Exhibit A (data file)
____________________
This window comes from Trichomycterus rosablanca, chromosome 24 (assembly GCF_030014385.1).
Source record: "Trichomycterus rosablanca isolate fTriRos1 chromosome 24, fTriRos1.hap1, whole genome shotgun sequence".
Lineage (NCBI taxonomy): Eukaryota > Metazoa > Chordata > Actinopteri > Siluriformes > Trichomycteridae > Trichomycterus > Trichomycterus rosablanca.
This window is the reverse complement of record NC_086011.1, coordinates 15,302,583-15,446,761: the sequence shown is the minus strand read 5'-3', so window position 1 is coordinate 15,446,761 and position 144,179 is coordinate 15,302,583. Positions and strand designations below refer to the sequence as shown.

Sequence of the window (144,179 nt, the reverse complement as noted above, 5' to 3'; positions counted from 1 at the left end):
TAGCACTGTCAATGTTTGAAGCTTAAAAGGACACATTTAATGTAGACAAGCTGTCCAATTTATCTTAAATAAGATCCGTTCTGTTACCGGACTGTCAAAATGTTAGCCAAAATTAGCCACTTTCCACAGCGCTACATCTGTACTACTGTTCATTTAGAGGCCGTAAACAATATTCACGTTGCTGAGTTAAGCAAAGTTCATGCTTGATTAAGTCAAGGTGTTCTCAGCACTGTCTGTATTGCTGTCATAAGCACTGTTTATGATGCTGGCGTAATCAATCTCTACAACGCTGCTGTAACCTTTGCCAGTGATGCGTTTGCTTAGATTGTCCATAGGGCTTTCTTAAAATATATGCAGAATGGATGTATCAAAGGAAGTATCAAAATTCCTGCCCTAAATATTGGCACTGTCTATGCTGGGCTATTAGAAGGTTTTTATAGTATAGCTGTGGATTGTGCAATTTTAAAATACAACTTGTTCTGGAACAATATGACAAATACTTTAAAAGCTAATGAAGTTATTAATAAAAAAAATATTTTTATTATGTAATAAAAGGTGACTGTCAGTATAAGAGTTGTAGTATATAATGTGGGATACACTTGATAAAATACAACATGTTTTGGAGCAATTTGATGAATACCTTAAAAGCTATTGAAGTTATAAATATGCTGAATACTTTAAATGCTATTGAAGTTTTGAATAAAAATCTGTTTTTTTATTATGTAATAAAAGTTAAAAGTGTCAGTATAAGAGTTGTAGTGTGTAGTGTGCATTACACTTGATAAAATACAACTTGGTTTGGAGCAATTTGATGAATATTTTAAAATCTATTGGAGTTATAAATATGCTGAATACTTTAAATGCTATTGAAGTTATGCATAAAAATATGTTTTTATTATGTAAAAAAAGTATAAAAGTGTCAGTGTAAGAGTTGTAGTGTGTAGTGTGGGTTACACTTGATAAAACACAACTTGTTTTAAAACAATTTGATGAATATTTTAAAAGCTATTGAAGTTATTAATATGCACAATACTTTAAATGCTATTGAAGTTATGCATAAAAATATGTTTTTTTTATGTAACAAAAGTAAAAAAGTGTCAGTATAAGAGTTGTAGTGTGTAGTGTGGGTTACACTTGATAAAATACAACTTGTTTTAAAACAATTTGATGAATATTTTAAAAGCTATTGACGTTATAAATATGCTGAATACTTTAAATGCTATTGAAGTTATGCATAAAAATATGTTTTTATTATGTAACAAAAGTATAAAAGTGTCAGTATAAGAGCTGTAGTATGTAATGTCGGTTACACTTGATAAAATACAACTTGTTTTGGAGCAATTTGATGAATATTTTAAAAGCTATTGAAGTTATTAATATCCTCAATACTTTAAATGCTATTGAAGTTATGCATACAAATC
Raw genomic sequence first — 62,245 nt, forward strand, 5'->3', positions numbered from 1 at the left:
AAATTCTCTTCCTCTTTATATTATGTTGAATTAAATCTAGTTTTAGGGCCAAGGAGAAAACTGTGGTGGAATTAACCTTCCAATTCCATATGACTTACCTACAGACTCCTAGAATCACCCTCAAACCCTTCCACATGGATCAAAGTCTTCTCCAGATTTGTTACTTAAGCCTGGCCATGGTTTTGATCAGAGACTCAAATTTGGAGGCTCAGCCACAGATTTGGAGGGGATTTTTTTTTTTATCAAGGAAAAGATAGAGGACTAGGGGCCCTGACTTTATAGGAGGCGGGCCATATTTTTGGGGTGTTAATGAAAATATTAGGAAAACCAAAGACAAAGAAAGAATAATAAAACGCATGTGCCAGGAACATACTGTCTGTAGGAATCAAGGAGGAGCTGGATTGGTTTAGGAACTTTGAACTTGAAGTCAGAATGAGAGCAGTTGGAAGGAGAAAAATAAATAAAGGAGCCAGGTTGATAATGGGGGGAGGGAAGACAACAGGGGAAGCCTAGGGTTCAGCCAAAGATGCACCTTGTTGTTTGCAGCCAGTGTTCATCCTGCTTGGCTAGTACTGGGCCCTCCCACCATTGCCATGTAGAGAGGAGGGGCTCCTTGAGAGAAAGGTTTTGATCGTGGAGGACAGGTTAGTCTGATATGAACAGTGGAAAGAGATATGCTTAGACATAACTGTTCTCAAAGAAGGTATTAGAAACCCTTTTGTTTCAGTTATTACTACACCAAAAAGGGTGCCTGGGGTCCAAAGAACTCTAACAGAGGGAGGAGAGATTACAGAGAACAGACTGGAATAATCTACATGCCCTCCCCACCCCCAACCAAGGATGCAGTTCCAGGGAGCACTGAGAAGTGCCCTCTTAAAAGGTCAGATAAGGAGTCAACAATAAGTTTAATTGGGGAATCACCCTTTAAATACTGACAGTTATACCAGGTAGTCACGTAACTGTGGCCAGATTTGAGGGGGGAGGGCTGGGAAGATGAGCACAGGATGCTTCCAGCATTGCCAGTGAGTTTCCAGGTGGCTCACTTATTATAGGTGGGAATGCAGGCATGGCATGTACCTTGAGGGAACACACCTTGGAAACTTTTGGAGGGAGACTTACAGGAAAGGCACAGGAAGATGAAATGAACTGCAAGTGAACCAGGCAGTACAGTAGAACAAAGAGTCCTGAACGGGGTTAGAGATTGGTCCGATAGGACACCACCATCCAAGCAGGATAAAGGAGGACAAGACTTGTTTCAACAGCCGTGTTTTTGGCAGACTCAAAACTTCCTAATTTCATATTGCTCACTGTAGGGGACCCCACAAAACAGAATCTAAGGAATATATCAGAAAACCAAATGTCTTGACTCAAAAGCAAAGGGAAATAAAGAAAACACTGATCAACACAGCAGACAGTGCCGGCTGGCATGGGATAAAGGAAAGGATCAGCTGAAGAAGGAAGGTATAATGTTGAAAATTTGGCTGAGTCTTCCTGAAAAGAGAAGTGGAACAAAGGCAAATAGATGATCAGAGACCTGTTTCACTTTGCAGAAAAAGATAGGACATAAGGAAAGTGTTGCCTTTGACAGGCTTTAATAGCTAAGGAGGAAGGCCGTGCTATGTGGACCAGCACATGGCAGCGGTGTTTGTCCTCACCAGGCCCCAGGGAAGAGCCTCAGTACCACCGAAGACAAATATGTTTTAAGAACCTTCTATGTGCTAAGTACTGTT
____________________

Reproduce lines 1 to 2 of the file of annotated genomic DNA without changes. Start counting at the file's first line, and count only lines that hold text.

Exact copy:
This window comes from Trichomycterus rosablanca, chromosome 24 (assembly GCF_030014385.1).
Source record: "Trichomycterus rosablanca isolate fTriRos1 chromosome 24, fTriRos1.hap1, whole genome shotgun sequence".